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Bookmakers say, "Folks who bet on Missouri don't like money." Indeed, in two seasons under Warren Powers, the Tigers have had more ups and downs than a commuter airline. Two years ago they upset Notre Dame and Nebraska, but couldn't beat Big Eight pushovers Oklahoma State and Colorado. Last fall Missouri crushed strong South Carolina in the Hall of Fame Bowl and came awfully close to upsetting high-ranked Oklahoma (page 70) and higher-ranked Nebraska, losing both games by a total of five points. But the Tigers also lost to Kansas State, a team that won no other conference games.
Fully predictable, however, is what Missouri will do with the football—Quarterback Phil Bradley will keep it, throw it or hand it to Fullback James Wilder. In 522 of 750 downs from scrimmage last season, Wilder or Bradley ended up with the ball. "Some people say we're too basic," admits Assistant Coach Mike Price. "But we say let's hand it off and let the defense try to stop us."
Wilder is probably the Big Eight's best fullback when fit, as evidenced by the fact that last season he had 645 yards rushing and caught 20 passes, despite missing two games with an ankle injury. In short-yardage situations, everyone knows Wilder will get the ball but, as Price says, he's murder to stop. The problem is that in too many not-so-short situations, Wilder also gets the ball, and everyone expects it then, too. What makes him excel, in part, is a formidable line that features Center Brad Edelman and Tackle Howard Richards.
Bradley, twice an All-Conference quarterback, needs to pass and run for 1,171 yards to supplant Lynn Dickey ( Kansas State, 1968-70) as the Big Eight's alltime career total yardage leader. He is extremely quick and throws on the run with accuracy. Under his tosses will be junior college transfer Ron Fellows, a flanker, and Tight End Andy Gibler, a midseason find who made 21 of his 23 receptions in Missouri's last six games and, as Curt Gowdy might say, is only a sophomore.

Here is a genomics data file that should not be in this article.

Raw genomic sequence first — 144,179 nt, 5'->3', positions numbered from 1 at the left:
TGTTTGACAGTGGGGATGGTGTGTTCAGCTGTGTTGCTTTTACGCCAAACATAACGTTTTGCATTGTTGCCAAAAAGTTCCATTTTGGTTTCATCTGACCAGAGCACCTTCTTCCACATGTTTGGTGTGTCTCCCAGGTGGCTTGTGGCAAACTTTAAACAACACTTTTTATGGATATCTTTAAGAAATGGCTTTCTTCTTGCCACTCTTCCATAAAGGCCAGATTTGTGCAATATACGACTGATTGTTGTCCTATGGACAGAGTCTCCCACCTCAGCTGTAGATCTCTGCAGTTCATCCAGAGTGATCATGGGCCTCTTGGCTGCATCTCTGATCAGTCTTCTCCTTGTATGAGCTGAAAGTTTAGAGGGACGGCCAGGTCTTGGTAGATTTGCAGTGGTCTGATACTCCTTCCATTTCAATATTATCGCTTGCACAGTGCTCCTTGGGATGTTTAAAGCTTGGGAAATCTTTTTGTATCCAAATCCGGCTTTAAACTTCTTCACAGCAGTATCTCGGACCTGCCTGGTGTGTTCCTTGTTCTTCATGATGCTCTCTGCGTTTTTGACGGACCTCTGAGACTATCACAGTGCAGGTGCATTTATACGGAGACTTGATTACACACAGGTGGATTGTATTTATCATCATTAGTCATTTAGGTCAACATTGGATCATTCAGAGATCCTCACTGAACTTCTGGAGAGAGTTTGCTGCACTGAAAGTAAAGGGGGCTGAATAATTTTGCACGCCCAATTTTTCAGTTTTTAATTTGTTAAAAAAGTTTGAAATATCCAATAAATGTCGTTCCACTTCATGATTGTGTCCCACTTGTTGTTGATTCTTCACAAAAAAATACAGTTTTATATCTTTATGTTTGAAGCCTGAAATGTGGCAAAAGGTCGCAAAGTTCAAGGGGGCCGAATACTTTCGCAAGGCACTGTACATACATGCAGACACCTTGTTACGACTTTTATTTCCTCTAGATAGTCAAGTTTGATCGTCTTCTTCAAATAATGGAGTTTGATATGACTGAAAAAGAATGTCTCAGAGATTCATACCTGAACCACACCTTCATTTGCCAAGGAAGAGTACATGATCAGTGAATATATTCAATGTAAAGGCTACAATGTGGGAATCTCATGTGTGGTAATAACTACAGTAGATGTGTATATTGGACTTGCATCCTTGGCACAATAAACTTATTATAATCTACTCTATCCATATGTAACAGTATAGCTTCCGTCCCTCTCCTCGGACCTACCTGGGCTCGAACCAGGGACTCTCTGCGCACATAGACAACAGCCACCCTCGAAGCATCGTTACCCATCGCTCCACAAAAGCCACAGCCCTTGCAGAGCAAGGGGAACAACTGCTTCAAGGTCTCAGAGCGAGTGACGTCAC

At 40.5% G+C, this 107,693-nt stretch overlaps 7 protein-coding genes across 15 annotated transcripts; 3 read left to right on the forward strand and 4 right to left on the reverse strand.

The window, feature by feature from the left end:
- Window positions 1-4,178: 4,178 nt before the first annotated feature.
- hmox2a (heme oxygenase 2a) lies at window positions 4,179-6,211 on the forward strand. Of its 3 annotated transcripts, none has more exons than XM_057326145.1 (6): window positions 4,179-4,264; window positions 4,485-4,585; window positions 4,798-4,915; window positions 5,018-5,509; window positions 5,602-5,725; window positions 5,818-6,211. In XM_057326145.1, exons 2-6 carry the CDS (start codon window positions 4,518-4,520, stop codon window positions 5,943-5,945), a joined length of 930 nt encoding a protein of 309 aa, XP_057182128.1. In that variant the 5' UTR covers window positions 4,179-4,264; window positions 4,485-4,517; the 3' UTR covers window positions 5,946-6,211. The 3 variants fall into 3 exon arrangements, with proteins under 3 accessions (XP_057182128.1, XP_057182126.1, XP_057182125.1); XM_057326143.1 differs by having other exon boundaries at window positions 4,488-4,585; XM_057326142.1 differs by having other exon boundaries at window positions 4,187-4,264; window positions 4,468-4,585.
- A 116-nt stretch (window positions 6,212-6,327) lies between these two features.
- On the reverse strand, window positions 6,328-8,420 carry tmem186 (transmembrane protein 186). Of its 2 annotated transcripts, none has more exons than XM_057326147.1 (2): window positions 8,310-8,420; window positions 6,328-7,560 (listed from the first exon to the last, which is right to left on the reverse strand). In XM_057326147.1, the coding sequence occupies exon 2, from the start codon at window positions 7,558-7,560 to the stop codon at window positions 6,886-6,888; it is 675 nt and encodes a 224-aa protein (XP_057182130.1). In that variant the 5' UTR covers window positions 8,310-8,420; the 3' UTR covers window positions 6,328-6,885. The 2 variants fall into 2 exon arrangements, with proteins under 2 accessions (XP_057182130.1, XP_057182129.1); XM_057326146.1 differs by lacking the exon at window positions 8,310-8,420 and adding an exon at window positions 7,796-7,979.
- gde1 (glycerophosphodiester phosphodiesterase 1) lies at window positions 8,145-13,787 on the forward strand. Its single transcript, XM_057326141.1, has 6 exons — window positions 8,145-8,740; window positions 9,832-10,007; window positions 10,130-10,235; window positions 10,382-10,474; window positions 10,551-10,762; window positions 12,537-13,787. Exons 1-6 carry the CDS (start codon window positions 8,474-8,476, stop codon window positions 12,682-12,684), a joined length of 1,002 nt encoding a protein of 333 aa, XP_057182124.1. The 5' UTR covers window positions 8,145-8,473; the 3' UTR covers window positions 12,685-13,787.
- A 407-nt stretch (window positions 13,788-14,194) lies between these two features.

Yet Missouri's greatest asset is defense, especially its secondary and most especially Safety Eric Wright, who recovered three fumbles, intercepted four passes and broke up eight more in '79. One Tiger coach calls him "a competitor, a spiritual leader, a wild man." Up front, Defensive End Wendell Ray is pretty much ditto.
Though Missouri plays both Oklahoma and Nebraska away, it has dropped Texas and doesn't face its usual suicidal schedule. Also, there are 26 seniors, making the Tigers the conference's most experienced team. Says Powers, "The lessons learned from the disappointments of last year should be a strength." So, eight or nine wins and a third consecutive bowl bid are entirely possible.
16. FLORIDA STATE
Florida State is the home of the Flying High Circus, the only collegiate circus in the U.S. Its performers occasionally come down, but after the Seminoles' 11-0 season, an Orange Bowl appearance and a Top 10 ranking, FSU fans are still way up in the clouds. And the team should be tougher this fall. Trouble is, the schedule is tougher, too.
This year Nebraska and Pittsburgh are in the offing, and the Seminoles open away at LSU, which is like starting the New Year with a hangover in a boiler factory. But while another undefeated regular season seems unlikely, so does anything worse than an 8-3 finish and another bowl bid.